What are the most challenging aspects of running or growing your acupuncture practice and how did you overcome them?

Definitely the financial aspects — they have been the most challenging for me. Knowing when is the right time to take another leap, and when I should wait and actually be able to take that income home. I have expanded my practice a couple of times. I actually started out seeing patients just half a day a week. That was it at the beginning. And then one day a week, and then two days, and now I’m at three days. In December I had another acupuncturist join my practice one day a week. So I’ve jumped up in that way. It’s always a little bit scary to take the risk to open up more hours and rent another shift but it’s also necessary to be able to bring in more patients. Sometimes I want to wait until my schedule is totally full before taking on another day, but it’s actually much easier to open up my schedule first and then bring in patients to fill it.

What are some mistakes you made along the way?

Moving too fast sometimes. I’ve bought a bunch of supplies because they’re on sale or other things for my clinic which I didn’t really need. I hired an assistant for a couple of months and then realised it doesn’t make sense for my practice. So trial and error with the business side and expanding things, and discovering what exactly is useful for my practice.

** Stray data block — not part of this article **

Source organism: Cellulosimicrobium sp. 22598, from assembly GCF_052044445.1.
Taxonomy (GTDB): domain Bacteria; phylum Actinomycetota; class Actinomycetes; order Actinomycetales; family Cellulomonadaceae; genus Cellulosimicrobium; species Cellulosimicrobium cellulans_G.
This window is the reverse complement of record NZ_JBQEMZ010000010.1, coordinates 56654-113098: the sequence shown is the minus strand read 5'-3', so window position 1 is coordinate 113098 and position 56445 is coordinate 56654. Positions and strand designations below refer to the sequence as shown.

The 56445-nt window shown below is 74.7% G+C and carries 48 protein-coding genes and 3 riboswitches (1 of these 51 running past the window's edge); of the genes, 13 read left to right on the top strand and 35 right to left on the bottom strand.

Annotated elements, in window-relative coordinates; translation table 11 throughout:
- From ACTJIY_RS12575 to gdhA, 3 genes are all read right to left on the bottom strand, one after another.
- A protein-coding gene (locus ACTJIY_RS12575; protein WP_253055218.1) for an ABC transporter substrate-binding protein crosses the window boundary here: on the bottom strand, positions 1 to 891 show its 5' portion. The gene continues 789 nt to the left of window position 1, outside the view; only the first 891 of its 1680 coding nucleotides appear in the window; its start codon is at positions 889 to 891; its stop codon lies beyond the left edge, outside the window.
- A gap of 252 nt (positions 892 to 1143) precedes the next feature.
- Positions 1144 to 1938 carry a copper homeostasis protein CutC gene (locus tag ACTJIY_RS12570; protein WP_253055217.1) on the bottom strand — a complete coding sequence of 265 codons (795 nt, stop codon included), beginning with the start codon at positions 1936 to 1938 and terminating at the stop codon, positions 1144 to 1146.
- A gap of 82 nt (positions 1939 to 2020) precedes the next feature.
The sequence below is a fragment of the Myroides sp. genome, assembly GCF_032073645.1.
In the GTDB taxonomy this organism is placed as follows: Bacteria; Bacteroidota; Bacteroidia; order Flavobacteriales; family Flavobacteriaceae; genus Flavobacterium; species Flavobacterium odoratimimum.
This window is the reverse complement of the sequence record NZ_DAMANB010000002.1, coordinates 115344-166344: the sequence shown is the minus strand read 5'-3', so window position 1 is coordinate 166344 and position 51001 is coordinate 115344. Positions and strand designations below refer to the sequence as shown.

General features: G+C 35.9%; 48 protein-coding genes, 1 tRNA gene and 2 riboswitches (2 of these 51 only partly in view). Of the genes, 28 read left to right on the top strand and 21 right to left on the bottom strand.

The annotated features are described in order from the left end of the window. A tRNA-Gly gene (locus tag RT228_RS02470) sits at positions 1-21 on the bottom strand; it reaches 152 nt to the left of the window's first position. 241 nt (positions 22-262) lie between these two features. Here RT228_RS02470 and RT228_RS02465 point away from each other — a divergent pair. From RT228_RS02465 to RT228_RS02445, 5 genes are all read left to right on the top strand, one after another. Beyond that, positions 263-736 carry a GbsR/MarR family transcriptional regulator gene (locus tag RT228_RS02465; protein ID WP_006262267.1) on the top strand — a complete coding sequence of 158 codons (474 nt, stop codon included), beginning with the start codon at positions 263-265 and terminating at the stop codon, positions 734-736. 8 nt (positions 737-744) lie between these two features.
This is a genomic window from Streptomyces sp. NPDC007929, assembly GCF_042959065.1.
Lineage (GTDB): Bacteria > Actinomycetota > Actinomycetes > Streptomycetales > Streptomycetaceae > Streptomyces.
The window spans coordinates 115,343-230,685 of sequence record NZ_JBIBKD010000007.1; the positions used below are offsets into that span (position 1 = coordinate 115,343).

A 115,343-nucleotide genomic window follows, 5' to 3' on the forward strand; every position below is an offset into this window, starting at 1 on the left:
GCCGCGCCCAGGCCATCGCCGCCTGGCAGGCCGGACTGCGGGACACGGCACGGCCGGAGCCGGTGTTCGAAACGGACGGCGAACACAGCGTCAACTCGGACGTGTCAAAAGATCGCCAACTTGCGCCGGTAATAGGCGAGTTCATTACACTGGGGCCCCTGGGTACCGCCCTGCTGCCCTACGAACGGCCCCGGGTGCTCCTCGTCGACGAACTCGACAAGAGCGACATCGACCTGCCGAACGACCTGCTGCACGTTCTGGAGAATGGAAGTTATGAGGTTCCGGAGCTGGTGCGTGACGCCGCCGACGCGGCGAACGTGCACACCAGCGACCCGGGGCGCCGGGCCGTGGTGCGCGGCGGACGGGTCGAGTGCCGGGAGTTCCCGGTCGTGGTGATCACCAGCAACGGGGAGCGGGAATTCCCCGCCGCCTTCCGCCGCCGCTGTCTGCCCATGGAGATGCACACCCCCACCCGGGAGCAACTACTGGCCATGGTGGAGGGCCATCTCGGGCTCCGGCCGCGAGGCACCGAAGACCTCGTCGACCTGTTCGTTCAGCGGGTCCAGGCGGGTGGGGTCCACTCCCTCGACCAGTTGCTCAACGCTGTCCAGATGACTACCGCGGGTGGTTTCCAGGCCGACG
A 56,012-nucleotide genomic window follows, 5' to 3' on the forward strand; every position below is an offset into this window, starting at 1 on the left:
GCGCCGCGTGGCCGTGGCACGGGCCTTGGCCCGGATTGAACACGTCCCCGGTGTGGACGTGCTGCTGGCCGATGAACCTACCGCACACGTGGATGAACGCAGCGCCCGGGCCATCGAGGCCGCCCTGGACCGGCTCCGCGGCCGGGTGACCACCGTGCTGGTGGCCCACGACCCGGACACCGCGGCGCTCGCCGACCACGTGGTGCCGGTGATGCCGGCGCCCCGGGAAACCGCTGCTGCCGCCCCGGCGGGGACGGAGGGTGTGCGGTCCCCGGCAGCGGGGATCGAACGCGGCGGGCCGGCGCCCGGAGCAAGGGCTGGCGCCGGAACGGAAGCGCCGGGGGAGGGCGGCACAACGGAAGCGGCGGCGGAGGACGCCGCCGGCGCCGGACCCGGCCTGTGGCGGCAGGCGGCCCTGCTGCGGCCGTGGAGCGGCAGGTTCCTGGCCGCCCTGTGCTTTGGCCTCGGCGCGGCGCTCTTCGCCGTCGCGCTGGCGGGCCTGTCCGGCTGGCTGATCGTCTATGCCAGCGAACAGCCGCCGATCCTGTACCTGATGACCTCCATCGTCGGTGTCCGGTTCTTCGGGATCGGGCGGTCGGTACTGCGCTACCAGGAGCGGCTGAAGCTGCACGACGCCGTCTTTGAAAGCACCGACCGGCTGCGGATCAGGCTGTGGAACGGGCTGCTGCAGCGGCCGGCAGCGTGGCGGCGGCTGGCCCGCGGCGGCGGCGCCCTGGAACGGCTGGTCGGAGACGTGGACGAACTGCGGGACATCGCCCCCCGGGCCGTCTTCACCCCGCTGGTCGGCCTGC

Have you found the acupuncturist community helpful, and has it been difficult to make those connections, to network?

It is a little bit difficult. I find that sometimes acupuncturists are pretty guarded and don’t necessarily want to collaborate. Not always, but in a lot of cases that can be true, especially when talking about the financial aspects of a practice. A lot of people don’t want to go there. It has been really nice bringing in another acupuncturist to work with me, because we share patients and can talk about those cases. It is really nice to be able to share that with somebody else.

What advice would you give a practitioner that is just starting their clinic?